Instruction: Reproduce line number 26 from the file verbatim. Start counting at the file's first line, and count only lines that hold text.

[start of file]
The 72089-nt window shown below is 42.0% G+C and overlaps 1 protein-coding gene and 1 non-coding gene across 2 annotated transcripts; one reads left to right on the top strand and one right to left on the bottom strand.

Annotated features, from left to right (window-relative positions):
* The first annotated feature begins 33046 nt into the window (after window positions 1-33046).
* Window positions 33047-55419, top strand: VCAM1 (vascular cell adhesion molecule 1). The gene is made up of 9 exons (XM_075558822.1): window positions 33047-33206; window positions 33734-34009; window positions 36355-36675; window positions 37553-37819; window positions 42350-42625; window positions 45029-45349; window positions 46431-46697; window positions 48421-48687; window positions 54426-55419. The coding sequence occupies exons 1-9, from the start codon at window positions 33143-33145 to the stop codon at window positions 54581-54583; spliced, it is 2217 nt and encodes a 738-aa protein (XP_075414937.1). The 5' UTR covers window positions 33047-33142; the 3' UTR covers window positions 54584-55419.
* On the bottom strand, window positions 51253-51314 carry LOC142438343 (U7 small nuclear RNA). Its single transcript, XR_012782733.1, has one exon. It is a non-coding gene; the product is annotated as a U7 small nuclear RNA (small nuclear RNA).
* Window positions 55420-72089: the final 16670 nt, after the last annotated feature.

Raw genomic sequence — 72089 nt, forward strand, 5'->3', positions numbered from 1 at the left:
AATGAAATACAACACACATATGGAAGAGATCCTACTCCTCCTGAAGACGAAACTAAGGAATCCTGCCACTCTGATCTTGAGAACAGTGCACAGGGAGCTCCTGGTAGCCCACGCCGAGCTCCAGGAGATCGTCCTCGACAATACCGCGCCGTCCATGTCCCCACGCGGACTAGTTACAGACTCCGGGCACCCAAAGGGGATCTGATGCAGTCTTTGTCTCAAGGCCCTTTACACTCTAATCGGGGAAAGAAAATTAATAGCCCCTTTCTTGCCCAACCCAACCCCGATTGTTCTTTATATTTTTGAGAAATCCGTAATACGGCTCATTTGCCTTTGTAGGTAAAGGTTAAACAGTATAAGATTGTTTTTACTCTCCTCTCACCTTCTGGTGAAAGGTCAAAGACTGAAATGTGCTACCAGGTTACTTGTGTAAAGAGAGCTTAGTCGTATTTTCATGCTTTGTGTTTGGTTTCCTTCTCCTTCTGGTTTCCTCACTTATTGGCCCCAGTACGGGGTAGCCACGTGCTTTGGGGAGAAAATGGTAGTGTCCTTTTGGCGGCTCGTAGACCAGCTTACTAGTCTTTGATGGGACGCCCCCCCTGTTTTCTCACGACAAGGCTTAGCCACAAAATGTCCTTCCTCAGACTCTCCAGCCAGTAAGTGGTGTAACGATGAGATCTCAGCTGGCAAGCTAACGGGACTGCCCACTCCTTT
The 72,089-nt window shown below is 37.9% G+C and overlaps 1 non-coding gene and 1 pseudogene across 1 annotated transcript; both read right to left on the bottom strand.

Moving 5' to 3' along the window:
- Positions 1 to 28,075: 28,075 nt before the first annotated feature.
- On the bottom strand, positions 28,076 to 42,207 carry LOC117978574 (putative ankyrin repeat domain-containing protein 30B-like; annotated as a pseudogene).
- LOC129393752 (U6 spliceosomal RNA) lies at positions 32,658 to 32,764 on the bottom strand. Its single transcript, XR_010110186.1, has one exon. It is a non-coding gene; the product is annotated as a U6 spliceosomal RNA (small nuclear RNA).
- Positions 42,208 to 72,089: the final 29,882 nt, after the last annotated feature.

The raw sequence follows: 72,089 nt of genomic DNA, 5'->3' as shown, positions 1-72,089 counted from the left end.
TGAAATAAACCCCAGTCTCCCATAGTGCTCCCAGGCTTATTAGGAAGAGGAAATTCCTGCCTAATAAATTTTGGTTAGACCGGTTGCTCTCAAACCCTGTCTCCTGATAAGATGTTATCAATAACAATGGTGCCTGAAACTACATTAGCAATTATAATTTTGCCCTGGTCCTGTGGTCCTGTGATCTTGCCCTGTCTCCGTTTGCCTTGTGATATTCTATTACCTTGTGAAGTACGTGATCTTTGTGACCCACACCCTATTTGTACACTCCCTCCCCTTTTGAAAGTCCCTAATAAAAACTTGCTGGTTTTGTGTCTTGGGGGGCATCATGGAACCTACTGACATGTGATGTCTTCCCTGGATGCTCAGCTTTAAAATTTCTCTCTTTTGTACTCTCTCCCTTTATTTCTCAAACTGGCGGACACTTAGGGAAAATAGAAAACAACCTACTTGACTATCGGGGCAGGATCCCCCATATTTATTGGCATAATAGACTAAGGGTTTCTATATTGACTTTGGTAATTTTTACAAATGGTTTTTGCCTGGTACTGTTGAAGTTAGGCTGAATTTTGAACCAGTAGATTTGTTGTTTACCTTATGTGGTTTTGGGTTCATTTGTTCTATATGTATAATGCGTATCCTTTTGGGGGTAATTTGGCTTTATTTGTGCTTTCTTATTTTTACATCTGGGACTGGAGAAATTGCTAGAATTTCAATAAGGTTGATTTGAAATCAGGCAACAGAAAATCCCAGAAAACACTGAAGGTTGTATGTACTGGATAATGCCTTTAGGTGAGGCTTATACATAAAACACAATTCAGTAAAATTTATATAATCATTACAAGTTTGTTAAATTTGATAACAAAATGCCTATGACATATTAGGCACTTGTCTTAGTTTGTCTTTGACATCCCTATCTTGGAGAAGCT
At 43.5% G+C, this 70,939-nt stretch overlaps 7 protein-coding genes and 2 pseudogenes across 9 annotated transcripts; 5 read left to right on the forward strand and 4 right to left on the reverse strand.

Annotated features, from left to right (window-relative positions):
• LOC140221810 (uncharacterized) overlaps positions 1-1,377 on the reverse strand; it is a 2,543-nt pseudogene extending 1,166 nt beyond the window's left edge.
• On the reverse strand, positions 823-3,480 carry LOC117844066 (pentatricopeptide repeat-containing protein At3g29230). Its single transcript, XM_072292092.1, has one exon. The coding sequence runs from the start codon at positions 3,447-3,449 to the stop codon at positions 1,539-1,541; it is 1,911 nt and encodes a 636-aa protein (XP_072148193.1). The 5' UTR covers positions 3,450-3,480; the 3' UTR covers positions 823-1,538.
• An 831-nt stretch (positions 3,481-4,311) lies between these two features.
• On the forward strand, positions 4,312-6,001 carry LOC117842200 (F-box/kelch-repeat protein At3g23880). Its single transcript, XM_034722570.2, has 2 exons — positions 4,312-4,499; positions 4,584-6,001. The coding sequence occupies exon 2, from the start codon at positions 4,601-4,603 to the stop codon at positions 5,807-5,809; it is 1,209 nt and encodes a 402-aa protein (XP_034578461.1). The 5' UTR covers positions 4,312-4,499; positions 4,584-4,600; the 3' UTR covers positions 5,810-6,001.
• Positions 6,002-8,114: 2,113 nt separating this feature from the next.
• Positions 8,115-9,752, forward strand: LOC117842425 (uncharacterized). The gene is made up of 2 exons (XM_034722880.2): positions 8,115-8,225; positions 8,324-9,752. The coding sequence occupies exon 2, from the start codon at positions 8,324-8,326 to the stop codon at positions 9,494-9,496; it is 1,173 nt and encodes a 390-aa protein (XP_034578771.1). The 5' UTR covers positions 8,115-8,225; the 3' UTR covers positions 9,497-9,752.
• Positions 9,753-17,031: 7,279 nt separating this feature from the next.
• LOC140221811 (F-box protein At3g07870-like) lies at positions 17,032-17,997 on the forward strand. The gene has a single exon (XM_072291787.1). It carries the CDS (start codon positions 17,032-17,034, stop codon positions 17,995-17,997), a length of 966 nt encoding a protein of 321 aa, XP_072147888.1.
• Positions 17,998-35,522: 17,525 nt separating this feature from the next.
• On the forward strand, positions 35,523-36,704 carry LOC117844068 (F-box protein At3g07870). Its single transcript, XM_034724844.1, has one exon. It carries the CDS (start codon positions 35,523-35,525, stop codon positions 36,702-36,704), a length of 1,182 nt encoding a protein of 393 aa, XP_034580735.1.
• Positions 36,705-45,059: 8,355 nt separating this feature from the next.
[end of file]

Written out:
• LOC140221811 (F-box protein At3g07870-like) lies at positions 17,032-17,997 on the forward strand. The gene has a single exon (XM_072291787.1). It carries the CDS (start codon positions 17,032-17,034, stop codon positions 17,995-17,997), a length of 966 nt encoding a protein of 321 aa, XP_072147888.1.